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BABTOO AND THE LEGEND OF THE SPOTTED ZEBRA
By J. D. KIBLER
AuthorHouseCopyright © 2013 J. D. Kibler
All rights reserved.
The story begins with the worst drought in fifty years. The once succulent grass had slowly lost all color, turning from a pale green to a crisp brown. Village crops dried out and withered to blackened husks. They stood as scorched reminders of past famine and hardship instead of becoming plentiful harvests. Foraging for nuts, berries and roots became increasingly difficult. Dust filled the air, choking all color from the horizon and leaving a hazy mirage of the once picturesque landscape. Small tree leaves hung withered and limp, rustling listlessly in the stagnant air.
Only the strong, leafy domes of the giant Baobab trees, with their deep penetrating roots, were still green and able to withstand the oppressive heat, which gave some shady refuge to weary animals and natives. Like a mother welcoming home orphans, the large branches became home to prey and predator alike.
The drought had taken its toll on the Watinkee tribesmen. Food and water became scarce as they and other nomadic tribes moved even more frequently to provide for their clans. Many of the old and very young had already perished. The remaining people struggled desperately to sustain themselves on the open savanna, praying for relief and rain. The fight for survival was particularly devastating for a young warrior with his wife and child.
* * *
A fat termite on the well-worn path to the once majestic monkey-bread tree suddenly stopped, waving its antennae in a whirl of motion as if sensing impending doom. With a shake of its blind head, it hurried along with the rest of the colony to its home inside the tree.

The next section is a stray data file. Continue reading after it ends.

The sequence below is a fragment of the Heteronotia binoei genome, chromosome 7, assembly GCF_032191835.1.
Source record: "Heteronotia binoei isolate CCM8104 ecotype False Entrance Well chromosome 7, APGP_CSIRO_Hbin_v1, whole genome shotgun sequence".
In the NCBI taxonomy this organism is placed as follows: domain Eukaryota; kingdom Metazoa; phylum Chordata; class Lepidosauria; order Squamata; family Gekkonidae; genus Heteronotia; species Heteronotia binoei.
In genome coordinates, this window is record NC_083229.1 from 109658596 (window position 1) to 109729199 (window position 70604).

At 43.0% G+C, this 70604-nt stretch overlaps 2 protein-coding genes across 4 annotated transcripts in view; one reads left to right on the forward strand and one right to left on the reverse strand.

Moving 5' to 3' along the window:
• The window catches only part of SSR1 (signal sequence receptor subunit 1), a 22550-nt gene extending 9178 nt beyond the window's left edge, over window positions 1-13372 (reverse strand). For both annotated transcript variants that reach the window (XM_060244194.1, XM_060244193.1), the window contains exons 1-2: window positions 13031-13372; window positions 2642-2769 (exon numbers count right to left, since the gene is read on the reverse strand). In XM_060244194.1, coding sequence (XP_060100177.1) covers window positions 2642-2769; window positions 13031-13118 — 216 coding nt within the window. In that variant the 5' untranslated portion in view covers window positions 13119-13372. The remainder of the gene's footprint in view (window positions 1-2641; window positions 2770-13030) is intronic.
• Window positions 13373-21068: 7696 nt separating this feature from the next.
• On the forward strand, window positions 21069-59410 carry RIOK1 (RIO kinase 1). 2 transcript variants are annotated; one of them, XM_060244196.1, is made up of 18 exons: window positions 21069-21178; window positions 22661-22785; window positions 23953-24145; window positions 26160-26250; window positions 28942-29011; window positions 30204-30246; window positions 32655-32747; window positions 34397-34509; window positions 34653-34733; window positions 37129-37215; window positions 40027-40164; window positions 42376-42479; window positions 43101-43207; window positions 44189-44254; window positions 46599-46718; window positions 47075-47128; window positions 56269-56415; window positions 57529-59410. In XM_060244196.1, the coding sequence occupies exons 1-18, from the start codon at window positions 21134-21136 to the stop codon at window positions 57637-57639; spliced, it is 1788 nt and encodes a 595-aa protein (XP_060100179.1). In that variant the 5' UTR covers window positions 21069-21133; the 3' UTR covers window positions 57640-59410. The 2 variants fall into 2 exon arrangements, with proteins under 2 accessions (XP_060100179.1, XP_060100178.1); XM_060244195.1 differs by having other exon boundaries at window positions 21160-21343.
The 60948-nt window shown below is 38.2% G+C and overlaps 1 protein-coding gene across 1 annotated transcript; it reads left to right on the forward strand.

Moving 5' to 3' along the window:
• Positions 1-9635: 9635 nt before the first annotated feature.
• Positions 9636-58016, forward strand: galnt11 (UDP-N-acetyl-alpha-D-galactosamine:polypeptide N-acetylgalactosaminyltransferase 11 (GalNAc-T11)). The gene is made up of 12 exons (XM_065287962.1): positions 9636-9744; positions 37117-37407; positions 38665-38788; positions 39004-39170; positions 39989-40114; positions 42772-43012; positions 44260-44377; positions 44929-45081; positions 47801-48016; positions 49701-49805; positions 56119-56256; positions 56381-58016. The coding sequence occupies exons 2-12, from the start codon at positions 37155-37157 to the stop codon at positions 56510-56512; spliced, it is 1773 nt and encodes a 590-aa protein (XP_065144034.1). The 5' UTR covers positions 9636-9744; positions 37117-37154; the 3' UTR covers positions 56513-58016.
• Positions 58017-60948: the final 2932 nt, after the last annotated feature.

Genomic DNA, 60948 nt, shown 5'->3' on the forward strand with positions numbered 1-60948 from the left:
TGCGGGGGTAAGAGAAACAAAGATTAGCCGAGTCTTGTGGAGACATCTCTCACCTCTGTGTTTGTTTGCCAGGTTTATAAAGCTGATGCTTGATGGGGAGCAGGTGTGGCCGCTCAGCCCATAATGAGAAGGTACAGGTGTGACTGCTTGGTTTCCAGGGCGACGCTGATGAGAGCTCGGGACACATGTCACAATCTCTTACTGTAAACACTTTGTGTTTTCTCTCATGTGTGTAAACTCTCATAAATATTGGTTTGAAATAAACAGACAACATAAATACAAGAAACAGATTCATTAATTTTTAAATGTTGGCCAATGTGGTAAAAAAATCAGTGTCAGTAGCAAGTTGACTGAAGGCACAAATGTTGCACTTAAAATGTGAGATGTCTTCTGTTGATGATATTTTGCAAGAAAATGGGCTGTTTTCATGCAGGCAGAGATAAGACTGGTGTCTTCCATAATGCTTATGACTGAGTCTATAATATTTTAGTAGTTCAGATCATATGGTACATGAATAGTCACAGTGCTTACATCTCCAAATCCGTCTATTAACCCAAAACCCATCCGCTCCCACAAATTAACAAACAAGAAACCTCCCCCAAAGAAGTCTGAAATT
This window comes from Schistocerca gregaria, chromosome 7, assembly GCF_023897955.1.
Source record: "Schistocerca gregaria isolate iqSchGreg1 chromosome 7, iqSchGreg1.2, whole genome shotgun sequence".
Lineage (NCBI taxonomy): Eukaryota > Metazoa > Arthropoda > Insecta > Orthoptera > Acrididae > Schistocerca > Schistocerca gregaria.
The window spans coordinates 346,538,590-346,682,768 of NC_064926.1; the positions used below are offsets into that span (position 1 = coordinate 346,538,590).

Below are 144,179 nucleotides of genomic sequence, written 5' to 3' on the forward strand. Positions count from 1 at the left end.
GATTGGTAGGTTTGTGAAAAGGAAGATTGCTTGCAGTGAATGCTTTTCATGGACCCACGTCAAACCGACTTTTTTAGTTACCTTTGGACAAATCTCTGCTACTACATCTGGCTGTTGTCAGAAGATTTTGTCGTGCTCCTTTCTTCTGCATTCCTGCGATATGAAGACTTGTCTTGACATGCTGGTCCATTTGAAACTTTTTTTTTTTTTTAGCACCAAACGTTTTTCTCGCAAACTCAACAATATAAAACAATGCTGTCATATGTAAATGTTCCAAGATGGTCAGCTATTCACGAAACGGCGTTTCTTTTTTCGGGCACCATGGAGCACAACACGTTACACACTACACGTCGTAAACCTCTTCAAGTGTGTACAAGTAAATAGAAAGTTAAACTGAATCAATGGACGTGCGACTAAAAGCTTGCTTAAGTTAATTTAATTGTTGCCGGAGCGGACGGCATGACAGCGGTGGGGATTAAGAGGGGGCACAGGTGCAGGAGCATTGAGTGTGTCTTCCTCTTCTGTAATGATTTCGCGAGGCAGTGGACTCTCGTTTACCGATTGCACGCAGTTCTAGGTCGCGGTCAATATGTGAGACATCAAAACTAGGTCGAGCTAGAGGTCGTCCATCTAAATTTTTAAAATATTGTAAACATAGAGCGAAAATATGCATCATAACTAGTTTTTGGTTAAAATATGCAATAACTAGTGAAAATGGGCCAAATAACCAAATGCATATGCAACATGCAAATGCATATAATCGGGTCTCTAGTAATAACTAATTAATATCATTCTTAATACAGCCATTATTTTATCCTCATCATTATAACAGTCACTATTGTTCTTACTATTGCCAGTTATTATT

The ancient monkey-bread tree stood as a lone sentinel in the middle of a desolate petrified forest. A century ago, it had been alive with life and home to generations of birds, butterflies, and monkeys. It had provided shelter to countless herds of antelope, gazelle, and the occasional tribesmen.
Today, the tree was only a shell of the majesty and beauty it had once been. The bark had long since peeled off, exposing long used highways for termites and other insects. The old tree's limbs were crooked and bent, rising toward the sky in a silent prayer for rain. At the base of the tree, scattered like small children, dry saplings also struggled for life in the drought. As if in answer to the prayer, black clouds were forming across the heat-oppressed plains, blocking out the stifling heat of the day.
Thunder rumbled in dark clouds that rolled swiftly across the sky, anxious to release their pent up power. Tentacles of lightening snaked through the evening sky, revealing the moving silhouettes of animals desperately searching for shelter from the impending storm. The jagged flashes of light in the darkening sky seemed to search for unwary targets, constantly probing the earth.
A lone branch on the monkey-bread tree seemingly reached out and grabbed at an elusive bolt of lightning. Electricity crackled and charged the air as the limb exploded, sounding as if a thousand thundering drums were beating at once. Sparks flew from the branch and ignited the dry kindling and saplings around the tree. The once proud tree became a funeral pyre as its branches waved in the air frantically. Smoke and ash filled the sky as the fire burned everything it touched and spread quickly into the savanna.
Thick black smoke rolled ahead of the raging fire, sometimes shifting directions at a moment's notice or the slightest change in wind direction. Animals scattered, not knowing how to escape the tongues of living flame. Desperately trying to outrun the intense heat of the blaze, gazelles and wildebeests ran with their mortal enemies the lions, hyenas, and cheetahs.
Already fighting nearly impossible odds, many of the savanna tribes faced certain demise. The all-encompassing inferno gave little clue as to where they could safely hide. Scattering into the night, people separated and became lost from one another in the ensuing chaos.
Darkness covered the sky as the heavy rain-filled clouds blotted out the sun, turning the oppressive heat of the day into a choking humid night. Thunder rumbled like a huge hungry belly as the clouds suddenly burst, releasing torrents of rain.